Published 30th March 2018
One of the best tricks to have when you are an EFL teacher is to have a stash of activities up your sleeve for those moments when your lesson finishes ten minutes early or you realise you don’t have enough time to complete an activity so you don’t even start it. We all have these activities; some of the more common ones are Taboo, Pictionary, Hangman and Twenty Questions.
Since this is possibly the most important part of your teaching toolkit, we thought we’d give you a few more to add it to, but this time we’ll give you a few ideas for some more alternative activities:
Grab the pen
Have your students sit across the table or desk from each other, so they are in pairs facing each other. Each person in the pair is in a different team. Put a pen on the table between each pair. The teacher asks a question and each student must try to grab the pen. The first one to grab the pen can answer the question and win a point for their team if it’s correct.
The Why game
Hand out two slips of paper to each student. On one slip of paper each student must write a Why? question; on the other they should write the reason, starting with Because. Collect all the papers and jumble them up before handing out two papers to each student again – one Why? and one Because. Students must mingle and read their questions to the other students to try and find the corresponding reason. In the meantime they might find some amusing answers!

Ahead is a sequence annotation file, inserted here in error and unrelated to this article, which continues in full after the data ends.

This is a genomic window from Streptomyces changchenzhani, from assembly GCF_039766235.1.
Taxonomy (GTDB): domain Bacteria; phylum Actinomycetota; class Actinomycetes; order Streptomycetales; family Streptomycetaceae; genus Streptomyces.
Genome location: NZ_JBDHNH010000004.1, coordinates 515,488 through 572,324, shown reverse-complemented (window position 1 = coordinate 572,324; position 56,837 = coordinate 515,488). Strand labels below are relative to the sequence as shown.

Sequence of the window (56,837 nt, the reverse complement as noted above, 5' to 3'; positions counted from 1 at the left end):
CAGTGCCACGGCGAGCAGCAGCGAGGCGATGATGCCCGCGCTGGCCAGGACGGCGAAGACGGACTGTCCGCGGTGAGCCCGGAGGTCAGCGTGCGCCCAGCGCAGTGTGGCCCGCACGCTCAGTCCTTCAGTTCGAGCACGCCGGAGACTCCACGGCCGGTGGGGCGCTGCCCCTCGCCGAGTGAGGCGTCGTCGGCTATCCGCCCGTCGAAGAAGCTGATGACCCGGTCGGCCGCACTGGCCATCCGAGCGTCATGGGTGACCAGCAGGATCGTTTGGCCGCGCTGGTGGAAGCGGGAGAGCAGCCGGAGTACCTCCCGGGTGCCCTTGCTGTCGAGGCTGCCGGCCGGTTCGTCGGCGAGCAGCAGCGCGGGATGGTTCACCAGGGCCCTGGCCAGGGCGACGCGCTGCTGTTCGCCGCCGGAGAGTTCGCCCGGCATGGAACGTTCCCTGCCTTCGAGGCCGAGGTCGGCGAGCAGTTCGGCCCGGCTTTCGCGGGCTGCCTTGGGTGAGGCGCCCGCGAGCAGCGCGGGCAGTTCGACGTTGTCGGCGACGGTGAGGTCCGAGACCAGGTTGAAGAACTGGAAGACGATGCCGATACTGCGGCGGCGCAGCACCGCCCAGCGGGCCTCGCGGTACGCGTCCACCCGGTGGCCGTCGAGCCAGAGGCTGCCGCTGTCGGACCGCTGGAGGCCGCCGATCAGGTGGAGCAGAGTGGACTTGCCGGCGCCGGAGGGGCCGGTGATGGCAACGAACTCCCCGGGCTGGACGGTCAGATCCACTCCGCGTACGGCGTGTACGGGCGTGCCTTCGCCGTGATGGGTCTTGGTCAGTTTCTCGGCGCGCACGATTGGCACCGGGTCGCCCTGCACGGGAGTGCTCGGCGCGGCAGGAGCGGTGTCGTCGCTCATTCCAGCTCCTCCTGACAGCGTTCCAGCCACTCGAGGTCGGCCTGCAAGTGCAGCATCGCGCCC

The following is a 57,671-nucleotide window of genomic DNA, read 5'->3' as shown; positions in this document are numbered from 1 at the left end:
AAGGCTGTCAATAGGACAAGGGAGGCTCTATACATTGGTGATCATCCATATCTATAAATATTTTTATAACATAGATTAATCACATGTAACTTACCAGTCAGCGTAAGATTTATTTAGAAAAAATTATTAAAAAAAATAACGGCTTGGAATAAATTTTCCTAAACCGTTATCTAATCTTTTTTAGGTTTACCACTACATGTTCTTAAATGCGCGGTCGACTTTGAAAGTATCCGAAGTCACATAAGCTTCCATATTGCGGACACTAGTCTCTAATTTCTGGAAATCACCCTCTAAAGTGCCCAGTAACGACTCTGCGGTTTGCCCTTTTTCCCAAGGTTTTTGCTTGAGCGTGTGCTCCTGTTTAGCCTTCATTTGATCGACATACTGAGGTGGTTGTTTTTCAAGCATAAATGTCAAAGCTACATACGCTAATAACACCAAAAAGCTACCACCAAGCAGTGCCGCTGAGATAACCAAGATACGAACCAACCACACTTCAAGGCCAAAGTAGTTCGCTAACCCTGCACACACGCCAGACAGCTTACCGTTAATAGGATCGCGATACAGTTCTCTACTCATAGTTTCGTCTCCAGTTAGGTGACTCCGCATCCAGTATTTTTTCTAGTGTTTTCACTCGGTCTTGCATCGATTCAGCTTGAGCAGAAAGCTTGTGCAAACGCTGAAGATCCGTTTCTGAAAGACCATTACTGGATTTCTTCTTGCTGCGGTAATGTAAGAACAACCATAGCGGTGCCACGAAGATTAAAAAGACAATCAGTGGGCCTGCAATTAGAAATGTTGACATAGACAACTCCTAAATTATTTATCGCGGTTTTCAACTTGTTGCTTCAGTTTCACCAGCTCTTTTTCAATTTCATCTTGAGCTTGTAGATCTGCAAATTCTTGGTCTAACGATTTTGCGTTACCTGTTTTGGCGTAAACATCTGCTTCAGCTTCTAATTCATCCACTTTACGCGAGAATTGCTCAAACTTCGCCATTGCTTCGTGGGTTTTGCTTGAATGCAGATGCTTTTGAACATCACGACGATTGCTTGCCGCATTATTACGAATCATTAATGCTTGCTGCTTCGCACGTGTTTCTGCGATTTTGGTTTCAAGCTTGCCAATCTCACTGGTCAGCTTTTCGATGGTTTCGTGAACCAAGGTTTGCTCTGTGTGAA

I have never
Based on a popular party game, this activity can be as tame or as interesting as you like. The teacher starts by making a statement beginning with I have never. For example, I have never ridden a motorbike. Whoever has never ridden a motorbike must stay seated but whoever has ridden a motorbike must stand up. Each student gets a turn to come up with a statement (which must be true). Encourage follow-up questions after each question for anyone who has stood up. This is a great way to get to know your class!
Would you rather…?
This works especially well if you have an interactive whiteboard. Give the class a statement beginning with Would you rather…? Your statements can range from simple – Would you rather be on the beach or in bed? to unusual and thought-provoking – Would you rather have no arms or no legs? If you can have this written on the board it will help your students understand the statements properly. The students must make a decision and stand on the side of the classroom allocated to their choice. You can then ask a few students for their opinions before moving on to the next question.
Having a few extra minutes in your lesson happens to the best of us and it’s nothing to worry about. All you need to do is make sure you have a few activities like these ones up your sleeve and no one will even know you hadn’t planned it.